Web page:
By Kim Baldwin
As in life, sometimes things don’t go as planned on the farm. A prime example is when my husband and 6-year-old son recently brought home an orphaned heifer from a family friend’s herd. The calf was just a few hours old when she moved into our barn. It was during one of the bitter cold weeks when farmers were working around the clock to ensure—to the best of their abilities—the health and safety of their animals. The “momma cow” didn’t make it, and without stepping in, the calf would not have survived either.
When the calf was in the barn, the boys immediately fed her and put a heat lamp on her. Over the next few days my son, husband and I taught that calf how to drink from a bottle.
It wasn’t easy. It was cold. It required putting on extra layers and leaving the comforts of our home to trudge to the barn in the dark at times. It required waking up earlier or stepping away from a favorite cartoon or waiting to eat a meal. It required patience and strength while the calf was held and slowly, but surely, learned how to get milk. During this time the calf was not the only one learning.
At first, my son was quite apprehensive about holding the bottle while a squirmy, hungry calf made her best efforts to fill her belly. Besides, holding four pints of milk replacer in a large bottle can be tough for a kindergartener.
Soon the calf figured out how to nurse, and my son became comfortable with feeding her.
We’re at the point now that our son can take the bottle out to the barn before he leaves for school in the morning and when he gets home at night. He feeds his calf without our help. Yes, we still assist him on occasion, but our kindergartner is the one making sure the calf is fed and cared for every day. (My husband and I keep a watchful eye on him from a distance.)
When I mentioned my son’s chores and newly assigned responsibilities to a coworker recently, the response I received was, “Wow! That’s a lot for a little boy his age.”
I thought about that comment for perhaps a little too long and began to question whether our expectations of our son are set too high. In the end, I came to the same conclusion I’m sure my parents and my husband’s parents came to when we were children: it’s an appropriate age, especially for our child.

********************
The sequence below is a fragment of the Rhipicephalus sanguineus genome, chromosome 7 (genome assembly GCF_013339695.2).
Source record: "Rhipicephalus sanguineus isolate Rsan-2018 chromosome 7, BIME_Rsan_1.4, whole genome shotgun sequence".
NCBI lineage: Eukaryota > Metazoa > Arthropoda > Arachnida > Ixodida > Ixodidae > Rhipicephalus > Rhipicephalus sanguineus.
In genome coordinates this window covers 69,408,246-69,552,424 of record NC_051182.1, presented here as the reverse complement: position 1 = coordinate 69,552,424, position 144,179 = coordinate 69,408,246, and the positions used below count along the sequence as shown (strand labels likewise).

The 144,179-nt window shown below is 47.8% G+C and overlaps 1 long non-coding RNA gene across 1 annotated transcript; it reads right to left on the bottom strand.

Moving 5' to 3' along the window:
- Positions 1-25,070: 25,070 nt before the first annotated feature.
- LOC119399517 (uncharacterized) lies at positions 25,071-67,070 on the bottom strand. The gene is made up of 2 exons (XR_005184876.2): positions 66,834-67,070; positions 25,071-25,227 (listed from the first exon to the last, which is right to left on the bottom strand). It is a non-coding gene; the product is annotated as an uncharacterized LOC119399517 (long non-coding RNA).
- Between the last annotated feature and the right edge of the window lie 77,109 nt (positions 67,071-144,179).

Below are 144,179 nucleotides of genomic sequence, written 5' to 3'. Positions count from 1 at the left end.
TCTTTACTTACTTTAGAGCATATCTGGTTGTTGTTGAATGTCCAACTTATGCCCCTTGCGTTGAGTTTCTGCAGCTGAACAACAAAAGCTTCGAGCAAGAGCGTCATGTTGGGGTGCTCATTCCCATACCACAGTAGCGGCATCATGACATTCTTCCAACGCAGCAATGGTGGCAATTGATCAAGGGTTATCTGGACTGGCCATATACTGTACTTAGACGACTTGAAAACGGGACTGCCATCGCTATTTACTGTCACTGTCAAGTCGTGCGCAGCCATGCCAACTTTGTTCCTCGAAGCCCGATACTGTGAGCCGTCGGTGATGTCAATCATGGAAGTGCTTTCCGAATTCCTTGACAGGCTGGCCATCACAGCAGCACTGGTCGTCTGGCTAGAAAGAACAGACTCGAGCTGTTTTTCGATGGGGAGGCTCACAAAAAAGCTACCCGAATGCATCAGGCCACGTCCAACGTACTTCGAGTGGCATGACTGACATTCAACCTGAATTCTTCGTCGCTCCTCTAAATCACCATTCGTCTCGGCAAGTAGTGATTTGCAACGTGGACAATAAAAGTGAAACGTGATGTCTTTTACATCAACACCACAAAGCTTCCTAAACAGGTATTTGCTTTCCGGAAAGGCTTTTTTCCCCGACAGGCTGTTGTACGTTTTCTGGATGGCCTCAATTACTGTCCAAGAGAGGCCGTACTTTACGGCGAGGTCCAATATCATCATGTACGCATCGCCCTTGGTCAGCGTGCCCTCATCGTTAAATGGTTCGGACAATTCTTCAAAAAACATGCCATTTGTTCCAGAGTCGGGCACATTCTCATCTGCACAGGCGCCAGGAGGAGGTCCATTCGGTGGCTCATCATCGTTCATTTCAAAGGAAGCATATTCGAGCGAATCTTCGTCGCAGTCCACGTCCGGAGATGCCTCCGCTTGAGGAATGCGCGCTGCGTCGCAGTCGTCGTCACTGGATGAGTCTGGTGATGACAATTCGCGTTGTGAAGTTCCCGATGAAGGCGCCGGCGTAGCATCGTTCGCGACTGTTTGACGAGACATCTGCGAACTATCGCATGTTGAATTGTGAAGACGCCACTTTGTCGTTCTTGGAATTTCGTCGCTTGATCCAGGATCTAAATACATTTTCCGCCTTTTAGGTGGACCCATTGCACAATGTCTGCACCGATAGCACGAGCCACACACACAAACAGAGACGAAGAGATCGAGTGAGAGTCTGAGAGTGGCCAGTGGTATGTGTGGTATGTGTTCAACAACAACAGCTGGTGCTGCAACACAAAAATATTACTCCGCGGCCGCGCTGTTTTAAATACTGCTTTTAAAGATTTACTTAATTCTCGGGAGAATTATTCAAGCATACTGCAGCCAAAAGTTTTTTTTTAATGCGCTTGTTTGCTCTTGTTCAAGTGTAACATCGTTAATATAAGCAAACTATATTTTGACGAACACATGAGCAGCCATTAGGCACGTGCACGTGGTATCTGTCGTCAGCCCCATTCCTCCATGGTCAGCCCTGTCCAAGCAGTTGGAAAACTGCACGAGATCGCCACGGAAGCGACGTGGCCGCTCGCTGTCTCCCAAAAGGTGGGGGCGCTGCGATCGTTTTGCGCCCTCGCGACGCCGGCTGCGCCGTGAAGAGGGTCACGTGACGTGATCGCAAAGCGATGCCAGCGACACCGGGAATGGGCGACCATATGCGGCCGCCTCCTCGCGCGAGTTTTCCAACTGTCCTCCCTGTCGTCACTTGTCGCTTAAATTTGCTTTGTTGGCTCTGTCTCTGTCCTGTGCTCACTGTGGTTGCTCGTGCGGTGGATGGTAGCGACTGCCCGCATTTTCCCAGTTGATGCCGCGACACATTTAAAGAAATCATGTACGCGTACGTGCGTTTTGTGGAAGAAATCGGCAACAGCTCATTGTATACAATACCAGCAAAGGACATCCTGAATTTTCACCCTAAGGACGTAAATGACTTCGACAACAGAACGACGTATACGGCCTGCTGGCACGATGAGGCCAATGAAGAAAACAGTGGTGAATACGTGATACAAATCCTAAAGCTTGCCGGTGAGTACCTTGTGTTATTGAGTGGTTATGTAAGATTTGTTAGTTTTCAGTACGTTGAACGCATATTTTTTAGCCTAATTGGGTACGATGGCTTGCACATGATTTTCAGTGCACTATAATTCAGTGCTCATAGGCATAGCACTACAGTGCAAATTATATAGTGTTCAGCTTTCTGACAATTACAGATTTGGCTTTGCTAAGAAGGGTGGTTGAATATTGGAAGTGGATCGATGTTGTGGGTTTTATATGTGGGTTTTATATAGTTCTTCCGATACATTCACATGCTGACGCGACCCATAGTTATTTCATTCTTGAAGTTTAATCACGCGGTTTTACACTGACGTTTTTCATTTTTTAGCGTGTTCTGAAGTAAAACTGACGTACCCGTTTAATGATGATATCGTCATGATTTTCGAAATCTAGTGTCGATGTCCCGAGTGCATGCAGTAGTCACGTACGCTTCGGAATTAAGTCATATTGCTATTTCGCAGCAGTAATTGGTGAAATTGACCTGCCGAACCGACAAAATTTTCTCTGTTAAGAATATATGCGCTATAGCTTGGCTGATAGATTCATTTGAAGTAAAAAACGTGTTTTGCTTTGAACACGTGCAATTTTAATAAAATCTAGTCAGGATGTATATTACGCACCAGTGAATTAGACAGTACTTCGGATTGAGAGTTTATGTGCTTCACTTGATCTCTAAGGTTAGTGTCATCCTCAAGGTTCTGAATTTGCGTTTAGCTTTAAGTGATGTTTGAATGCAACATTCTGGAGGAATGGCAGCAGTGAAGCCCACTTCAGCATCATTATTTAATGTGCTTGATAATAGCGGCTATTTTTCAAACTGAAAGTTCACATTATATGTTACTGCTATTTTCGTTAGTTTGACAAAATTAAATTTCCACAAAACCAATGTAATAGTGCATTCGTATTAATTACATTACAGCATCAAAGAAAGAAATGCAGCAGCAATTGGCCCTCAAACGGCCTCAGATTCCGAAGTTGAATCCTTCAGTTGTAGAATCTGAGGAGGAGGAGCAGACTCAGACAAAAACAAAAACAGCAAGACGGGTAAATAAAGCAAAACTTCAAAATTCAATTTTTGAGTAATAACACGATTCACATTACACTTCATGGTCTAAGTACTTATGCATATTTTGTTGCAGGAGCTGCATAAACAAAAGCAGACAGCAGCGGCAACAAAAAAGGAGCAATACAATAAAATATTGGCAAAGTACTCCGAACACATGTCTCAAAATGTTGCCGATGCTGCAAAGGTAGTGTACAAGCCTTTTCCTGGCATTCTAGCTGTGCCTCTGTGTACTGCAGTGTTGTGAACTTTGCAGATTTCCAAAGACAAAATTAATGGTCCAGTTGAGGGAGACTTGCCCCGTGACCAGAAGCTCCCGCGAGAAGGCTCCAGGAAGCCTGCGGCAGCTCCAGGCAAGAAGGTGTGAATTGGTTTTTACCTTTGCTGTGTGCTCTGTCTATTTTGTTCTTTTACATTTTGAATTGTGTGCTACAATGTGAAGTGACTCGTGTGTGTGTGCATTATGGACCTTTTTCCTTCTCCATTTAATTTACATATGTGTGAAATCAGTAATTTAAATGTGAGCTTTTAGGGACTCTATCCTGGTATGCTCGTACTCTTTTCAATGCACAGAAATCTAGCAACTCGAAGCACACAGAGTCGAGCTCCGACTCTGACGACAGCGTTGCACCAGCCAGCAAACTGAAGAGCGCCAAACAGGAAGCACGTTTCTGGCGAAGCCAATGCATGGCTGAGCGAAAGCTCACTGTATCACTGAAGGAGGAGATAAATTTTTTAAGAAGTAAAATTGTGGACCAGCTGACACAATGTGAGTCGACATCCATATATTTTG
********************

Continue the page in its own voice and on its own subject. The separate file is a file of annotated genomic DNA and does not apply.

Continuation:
First lady Lady Bird Johnson once said, “Children are apt to live up to what you believe of them.”
My son is capable of this responsibility because I know he can do it.
The initial days with that little calf were trying. Tears were shed and “I can’t do it” statements were made. The feedings took an extremely long time to complete. Despite all of this, my husband and I assured our son that he was capable of handling the situation.
We are setting the stage for our son to experience grit, determination, hard work and the ability to persevere. And while living on a farm requires all of the above plus more, life in general does as well. We’re doing our part to prepare our son to face and respond to challenges in the future.
While a lot of things don’t go as planned for us on the farm, one thing will remain a constant: Our children will be accountable and held responsible for tasks on our farm—even if they seem daunting for a child—because we believe our children can and will meet the expectations set for them. I have found when things don’t go as planned, we too learn new ways of doing things and find out what is possible to accomplish within the farm and within ourselves. Our son is finding this out with his calf.
Chores that once seemed daunting are now fun. He has a sense of purpose and an understanding that his calf depends on him for its well-being. The lessons learned in the barn on these cold mornings before school will be ones we as parents feel will help him succeed in school and life, whether he chooses to follow us on the farm or make his own path in the world.
Kim Baldwin is a farmer and Farm Bureau member in Kansas. She is a past president of her county Farm Bureau (McPherson) and current board member. This column was originally published as a Kansas Farm Bureau Insight column.